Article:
Topical Studies

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Bible verses about Motivation for Repentance
(From Forerunner Commentary)

Psalm 51:17

Broken spirit means "to be overwhelmed with sorrow." Contrite heart means "to be completely penitent, feeling remorse and affected by guilt, deeply regretful and wishing to atone for sin." "Broken spirit" and "contrite heart" are virtually the same thing. This is further confirmation that spirit is used as an aspect of mind that generates a wide diversity of activity, including, but not restricted to, conduct. It must be clean and right if the conduct that is produced is going to be beneficial. This alludes, then, to our motivations. What is in our heart? What is in our spirit? If our heart and spirit are not right, our motivations will not be right, and our conduct will have the aim of taking advantage, of controlling, of manipulating to one's own ends, self-centeredly rather than selflessly.

John W. Ritenbaugh
The Holy Spirit and the Trinity (Part 4)


John 12:4-6

Judas had been with Jesus Christ for three and a half years, and this occurred some six days before Jesus was to be crucified. John reveals to us Judas' habit. He had been with Christ at campfires and had heard His sermons and teachings. He had been involved in the camaraderie and the special education that a person gets when with a small group. Despite this, Judas never saw Jesus clearly enough to motivate a change in his life. He was a thief from the beginning. He never said to himself, "All these things apply to me, so I have to change." Because of this, his final act was to hang himself—after actually seeing what he was! He had never realized it prior to that time.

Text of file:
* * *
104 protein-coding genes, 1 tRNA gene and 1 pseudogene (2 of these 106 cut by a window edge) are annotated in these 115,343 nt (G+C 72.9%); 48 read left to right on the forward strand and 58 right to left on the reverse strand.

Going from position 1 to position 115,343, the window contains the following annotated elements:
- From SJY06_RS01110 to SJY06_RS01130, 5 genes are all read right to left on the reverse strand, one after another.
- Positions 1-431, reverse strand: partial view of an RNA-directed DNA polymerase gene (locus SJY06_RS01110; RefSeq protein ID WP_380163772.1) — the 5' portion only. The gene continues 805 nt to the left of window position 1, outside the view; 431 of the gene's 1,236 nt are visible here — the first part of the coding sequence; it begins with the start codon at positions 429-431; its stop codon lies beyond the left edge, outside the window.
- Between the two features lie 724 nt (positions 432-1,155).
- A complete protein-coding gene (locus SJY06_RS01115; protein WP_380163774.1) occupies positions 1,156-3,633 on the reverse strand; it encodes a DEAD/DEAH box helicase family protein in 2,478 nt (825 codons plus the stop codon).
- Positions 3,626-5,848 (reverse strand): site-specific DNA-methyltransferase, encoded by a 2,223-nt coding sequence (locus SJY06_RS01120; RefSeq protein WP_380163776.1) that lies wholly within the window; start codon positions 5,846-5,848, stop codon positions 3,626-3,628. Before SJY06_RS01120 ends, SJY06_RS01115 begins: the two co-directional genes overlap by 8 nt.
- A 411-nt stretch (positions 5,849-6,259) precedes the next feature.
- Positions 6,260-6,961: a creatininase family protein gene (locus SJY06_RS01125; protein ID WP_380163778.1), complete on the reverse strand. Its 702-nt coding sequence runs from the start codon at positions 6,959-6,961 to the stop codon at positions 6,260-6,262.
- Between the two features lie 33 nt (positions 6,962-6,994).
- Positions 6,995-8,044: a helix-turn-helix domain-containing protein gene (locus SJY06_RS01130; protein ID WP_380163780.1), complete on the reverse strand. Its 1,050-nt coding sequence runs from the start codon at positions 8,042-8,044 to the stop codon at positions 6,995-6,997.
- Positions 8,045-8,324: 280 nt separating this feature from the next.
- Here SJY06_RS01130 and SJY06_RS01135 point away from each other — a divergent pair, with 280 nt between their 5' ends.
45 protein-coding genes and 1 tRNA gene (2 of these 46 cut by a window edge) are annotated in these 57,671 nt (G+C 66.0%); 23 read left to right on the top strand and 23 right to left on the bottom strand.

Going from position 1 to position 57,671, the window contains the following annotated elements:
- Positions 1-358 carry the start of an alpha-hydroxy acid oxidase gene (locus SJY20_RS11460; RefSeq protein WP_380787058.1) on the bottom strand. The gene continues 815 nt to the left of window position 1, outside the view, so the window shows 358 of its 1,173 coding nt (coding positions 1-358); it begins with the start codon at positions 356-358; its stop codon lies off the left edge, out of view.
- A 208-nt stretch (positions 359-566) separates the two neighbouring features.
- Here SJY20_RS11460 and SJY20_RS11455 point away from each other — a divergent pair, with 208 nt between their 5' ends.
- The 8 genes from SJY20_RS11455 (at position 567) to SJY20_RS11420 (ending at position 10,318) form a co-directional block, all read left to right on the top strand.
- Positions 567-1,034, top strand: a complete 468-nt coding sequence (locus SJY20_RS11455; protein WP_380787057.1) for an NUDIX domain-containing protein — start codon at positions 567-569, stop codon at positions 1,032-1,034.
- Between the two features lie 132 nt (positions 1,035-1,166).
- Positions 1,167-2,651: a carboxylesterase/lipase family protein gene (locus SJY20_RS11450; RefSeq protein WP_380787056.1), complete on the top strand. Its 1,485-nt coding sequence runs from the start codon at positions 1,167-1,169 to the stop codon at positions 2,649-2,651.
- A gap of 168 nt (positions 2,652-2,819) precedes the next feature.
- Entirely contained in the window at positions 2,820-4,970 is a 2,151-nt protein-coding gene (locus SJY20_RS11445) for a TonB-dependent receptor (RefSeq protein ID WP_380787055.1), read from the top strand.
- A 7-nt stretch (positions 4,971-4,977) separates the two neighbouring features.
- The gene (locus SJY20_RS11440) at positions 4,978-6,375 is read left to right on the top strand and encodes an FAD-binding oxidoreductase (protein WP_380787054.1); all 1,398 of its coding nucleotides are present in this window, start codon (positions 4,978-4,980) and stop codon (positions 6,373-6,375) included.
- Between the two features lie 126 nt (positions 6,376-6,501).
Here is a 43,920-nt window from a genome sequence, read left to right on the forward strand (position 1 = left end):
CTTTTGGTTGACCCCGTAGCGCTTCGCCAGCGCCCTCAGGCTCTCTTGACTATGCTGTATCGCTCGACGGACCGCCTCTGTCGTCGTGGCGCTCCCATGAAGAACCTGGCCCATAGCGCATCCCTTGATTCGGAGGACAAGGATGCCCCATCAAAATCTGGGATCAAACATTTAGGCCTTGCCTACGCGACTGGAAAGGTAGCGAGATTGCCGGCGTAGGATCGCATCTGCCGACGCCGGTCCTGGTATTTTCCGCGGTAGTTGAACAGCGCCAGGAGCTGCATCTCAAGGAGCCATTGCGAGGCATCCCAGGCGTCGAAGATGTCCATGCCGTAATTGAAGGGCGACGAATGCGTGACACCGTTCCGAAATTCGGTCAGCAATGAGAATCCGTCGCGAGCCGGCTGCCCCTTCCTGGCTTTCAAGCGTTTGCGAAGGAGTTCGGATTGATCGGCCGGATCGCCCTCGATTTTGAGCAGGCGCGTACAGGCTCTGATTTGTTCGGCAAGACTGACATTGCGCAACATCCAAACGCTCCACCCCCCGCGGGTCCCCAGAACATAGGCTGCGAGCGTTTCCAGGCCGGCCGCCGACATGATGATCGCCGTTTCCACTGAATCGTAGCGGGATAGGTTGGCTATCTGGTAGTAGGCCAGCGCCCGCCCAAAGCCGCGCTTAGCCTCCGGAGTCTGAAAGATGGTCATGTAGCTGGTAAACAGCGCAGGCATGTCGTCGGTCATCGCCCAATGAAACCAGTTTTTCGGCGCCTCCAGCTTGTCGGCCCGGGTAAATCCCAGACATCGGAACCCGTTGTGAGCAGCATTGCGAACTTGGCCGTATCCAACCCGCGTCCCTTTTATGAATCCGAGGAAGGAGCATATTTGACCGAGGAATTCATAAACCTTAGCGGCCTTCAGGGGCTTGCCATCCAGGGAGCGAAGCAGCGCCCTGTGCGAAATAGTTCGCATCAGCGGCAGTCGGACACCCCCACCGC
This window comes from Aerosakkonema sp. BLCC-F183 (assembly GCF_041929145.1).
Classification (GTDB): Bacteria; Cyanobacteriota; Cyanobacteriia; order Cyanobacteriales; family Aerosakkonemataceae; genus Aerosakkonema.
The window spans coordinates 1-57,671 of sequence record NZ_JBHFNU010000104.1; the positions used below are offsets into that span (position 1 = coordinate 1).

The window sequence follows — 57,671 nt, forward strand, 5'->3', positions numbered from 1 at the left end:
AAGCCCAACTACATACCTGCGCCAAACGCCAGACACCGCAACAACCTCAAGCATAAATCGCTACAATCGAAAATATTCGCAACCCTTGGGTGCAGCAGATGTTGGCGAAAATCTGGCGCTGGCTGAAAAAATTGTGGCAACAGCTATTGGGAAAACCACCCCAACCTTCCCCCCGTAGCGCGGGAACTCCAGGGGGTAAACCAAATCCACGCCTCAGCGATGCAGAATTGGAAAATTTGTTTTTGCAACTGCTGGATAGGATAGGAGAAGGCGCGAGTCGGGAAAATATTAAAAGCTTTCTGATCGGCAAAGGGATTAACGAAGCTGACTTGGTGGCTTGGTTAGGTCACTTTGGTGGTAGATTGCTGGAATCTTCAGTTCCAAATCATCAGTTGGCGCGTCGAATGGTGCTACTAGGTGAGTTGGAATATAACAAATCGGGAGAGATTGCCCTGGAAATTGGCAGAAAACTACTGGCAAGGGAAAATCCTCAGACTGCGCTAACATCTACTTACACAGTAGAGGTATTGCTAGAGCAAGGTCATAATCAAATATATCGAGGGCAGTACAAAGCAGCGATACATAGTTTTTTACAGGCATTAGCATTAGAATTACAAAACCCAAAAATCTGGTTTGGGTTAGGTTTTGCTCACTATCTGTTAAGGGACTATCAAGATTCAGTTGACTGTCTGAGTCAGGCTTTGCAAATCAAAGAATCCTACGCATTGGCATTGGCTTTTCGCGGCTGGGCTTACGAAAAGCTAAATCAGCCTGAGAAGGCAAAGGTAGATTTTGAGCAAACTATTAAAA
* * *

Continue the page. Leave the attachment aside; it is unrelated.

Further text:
John O. Reid (1930-2016)
Don't Take God for Granted


Hebrews 3:14

The author implies the faith that we had at the beginning of our conversion, the faith that led us to believe that Jesus Christ is our Savior and that it is by His blood that we are saved. It led us to repent, to change our minds in relation to God and the way that we were living, so that we were baptized, made the new covenant with God, and began to live His way on the strength of the conviction we had about the teachings we had accepted at that time.

In saying, "For we have become partakers of Christ," he is now referring to an end result—"if we hold the beginning of our confidence stedfast to the end." Just a few verses later (verse 17), He speaks about the corpses of the Israelites being strewn all over the wilderness. His point is that the Israelites did not hold their conviction to the end. When they left Egypt, they were full of joy. When God divided the Red Sea, they danced around and had a real celebration (Exodus 15). But it seems that, from that time on, God's great miracles on their behalf began to recede into their minds, and they did not hold onto the joy and faith and conviction that they had then.

John W. Ritenbaugh
Does Doctrine Really Matter? (Part 4)



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